I have a love and hate relationship with Singapore. Being a backpacker who keens on travelling in a low budget, Singapore is a place I choose to avoid to visit. Even if i have to set my foot in this island city, it is only as a stepping stone to other countries in South East Asia or home. Nevertheless, Singapore is the country I have visited most compared to other countries in SEA.
There are many reasons why this small island city has enticed flocks of tourists, mainly from Indonesia. Cheap airline tickets,Indonesians’ crave for shopping, close distance are among the reasons why Singapore has been regarded as “a new province” by some. I don’t crave for shopping, Singapore is way to pricey compared to Bangkok for shopping. I can get 2 T-shirt in Chatuchak Market while i can only get one in Bugis Junction. A small piece of pineapple can cost 1SGD while you can get a half of the fruit in the alley next to Wat Pho. Bottom line, I don’t share the shopping lust that my countrymen and women have for Singapore. What lured me to this city is the eclectic heritage of the past and the wonderful view of Singapore River.
Even before Raffles made his landing on the bank of the river, this river has been known for its importance among the inhabitants. The Chinese, Malays and Indians had made this river a center of the activities. The Chinese towkays (business owners) used the banks as place to unload the goods from the east. The Malay boats sailed back and forth this river scurrying for plunder. The Indians settlers stayed along the banks until they were pushed back by the Chinese. Though the heyday of commerce along this river has become a thing in the past, the river offers a lot more today. It is a place where Singaporean can stroll along the banks and tourists enjoying drinks and food at numerous of chic restaurants in Clark Quay, Robertson Quay, and Boat Quay while River Cruise passing back and forth the Singapore canal.
A year ago I took a stroll early in the morning to this river. I took a MRT to Clark Quay Station from Lavender and started walking along the north bank of the river. Some tourists were seen walking along the concrete pavement holding maps while others sat down on a bench resting and looking at the passing boats. I walked on and passed the statue of Sir Stanford Raffles in front of a huge building which happened to be the Asian Civilization Museum. I took a rest for a while and enjoying the beautiful view in front of me. The green color of the river water resides under the magnificent pearly white Cavenagh Bridge. Skyscrapers stood tall racing to reach the gleaming ray of the morning sun as they give a sheltering canopy to Fullerton Hotel beneath them. It was such a sight. The hotel itself has stood for almost a century bearing witness of all the turning points in Singapore history. Not far from the Fullerton Hotel, the icon of Singapore resided overlooking the extravagant Marina Bay Sands Hotel and Casino. Onlookers flock this site to immortalize themselves with this half-lion half-fish figure. Travelling to Singapore won’t be enough without taking a picture or two with the statue.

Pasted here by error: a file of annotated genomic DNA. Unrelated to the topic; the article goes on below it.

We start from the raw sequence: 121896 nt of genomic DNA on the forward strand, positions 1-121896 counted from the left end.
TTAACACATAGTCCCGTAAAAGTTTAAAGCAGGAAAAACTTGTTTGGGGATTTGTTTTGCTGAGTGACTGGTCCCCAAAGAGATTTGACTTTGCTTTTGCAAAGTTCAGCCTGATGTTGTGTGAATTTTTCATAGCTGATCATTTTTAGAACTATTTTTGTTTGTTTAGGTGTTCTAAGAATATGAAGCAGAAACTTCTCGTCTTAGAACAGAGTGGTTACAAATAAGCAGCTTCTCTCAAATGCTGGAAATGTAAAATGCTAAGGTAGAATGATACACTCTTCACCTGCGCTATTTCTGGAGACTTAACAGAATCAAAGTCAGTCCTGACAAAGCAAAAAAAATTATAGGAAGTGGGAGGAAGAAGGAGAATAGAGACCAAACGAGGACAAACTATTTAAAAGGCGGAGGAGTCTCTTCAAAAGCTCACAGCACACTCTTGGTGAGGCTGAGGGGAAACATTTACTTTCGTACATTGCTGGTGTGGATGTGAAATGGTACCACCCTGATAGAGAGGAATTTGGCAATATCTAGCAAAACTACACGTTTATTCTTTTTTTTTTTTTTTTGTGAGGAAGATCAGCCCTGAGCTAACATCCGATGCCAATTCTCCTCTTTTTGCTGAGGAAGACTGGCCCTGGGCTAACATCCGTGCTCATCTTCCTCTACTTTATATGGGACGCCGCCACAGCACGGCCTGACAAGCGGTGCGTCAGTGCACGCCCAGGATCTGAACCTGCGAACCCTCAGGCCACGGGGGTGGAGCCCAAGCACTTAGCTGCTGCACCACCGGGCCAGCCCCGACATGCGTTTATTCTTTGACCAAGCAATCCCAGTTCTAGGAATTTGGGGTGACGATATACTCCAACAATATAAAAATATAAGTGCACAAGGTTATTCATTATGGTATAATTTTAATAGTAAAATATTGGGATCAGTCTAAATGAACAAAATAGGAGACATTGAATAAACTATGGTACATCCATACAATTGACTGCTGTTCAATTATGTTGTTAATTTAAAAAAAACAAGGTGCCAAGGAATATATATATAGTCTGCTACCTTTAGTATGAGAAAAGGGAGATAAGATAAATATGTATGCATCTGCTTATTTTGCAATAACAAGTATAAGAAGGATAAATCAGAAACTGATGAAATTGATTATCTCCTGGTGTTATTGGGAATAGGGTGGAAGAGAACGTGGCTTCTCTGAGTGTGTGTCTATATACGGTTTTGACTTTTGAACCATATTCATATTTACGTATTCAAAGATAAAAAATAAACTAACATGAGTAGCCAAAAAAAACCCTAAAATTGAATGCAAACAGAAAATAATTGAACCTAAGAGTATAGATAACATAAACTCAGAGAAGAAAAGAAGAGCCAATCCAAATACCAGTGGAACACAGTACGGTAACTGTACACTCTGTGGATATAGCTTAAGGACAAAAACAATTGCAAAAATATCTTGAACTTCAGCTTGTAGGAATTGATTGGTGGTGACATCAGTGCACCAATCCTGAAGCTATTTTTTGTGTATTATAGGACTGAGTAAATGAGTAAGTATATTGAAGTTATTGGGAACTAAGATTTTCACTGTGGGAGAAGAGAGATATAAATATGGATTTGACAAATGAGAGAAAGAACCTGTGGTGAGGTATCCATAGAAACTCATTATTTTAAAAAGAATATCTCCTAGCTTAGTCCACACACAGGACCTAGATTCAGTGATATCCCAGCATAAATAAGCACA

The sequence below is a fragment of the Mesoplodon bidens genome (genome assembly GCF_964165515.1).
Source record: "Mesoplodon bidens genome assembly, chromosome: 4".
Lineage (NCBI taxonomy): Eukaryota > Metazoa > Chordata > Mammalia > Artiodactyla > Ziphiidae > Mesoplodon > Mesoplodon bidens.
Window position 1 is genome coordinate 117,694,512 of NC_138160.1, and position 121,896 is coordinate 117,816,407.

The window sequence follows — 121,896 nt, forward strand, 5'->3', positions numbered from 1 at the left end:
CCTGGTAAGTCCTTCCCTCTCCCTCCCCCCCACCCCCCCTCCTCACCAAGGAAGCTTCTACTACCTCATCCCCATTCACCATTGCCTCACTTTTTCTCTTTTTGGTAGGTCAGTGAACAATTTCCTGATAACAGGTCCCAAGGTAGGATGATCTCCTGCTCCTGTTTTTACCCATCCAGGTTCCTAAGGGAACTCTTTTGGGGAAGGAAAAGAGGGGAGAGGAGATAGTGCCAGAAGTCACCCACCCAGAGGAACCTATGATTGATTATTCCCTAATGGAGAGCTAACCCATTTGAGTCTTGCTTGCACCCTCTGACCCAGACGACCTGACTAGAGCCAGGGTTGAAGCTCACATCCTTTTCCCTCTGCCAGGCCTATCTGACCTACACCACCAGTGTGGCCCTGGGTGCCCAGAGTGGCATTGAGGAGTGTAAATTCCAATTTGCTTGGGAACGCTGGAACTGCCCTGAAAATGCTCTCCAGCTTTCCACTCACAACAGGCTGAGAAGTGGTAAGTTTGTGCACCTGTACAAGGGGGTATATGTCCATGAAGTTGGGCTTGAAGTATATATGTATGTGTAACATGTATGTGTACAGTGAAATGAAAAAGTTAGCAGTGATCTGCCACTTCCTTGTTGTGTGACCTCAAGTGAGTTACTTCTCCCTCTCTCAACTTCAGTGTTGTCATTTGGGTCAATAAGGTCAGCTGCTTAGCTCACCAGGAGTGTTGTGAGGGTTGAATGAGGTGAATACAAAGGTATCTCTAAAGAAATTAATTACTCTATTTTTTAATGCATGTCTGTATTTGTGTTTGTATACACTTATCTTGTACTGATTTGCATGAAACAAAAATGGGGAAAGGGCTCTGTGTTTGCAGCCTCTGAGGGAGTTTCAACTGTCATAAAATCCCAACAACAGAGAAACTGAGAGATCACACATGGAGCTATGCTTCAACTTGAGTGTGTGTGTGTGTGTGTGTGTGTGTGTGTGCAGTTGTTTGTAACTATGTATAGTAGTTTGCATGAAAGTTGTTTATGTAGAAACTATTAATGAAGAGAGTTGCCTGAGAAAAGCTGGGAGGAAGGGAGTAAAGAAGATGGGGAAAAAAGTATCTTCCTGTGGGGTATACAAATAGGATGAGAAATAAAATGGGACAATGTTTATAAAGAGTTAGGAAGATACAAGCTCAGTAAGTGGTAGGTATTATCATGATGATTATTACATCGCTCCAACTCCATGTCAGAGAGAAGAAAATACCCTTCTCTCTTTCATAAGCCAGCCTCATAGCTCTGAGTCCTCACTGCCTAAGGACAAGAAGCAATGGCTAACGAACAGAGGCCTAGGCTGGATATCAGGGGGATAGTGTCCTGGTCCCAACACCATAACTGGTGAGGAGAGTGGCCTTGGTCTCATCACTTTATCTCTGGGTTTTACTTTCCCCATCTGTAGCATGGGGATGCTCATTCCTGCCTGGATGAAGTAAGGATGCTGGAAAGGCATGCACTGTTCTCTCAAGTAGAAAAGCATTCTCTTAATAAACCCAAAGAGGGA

I walked back to Clarke Quay from the south bank of the river. Strolling and taking pictures of the bridge and the Singapore River Cruise boat passing by can be fun,anyway every angle of this place is a treat to the eyes. On the way back, i encountered bronze statues of children jumping to the river,a memento from the past where this river used to be a play ground for the children. The Children Statues were not the only ones along the south bank, there were statues depicting a trading scene among the British, Indian, Malay and Chinese. This statues show the harmony of the inhabitants of Singapore regardless the races.
The stroll along the banks finally ended in the Central, a mall situated near the south bank of Singapore River. This area known as Clark Quay is famous for the nightlife and restaurants. There are many restaurants at Clarke Quay, but the one that i never failed to visit every time i go to Singapore is Hooters. Hooters bear a label of a restaurant that has beautiful girls in short pants and singlets write your orders. The lively restaurant has many chains all over the world, i happened to visit only the one in Singapore. The chicken wings (10ish SGD for 10 pieces) with some variety of sauces to choose are the only menu that i am in favor for. A bottle of Bud and a plate of Teriyaki Chicken Wings plus a cute smile of a Hooter girl always make my day. Pricey? Yes..you can spend about 28SGD for it but Hooters definitely a magnet for the hungry.
How to get to Singapore River
MRT : Take a purple line MRT train to Clark Quay or a red line MRT Train to Raffles Place
Walking : If you are from China Town, you can easily walk to the river via North Bridge Road, head to the bridge and there you are 🙂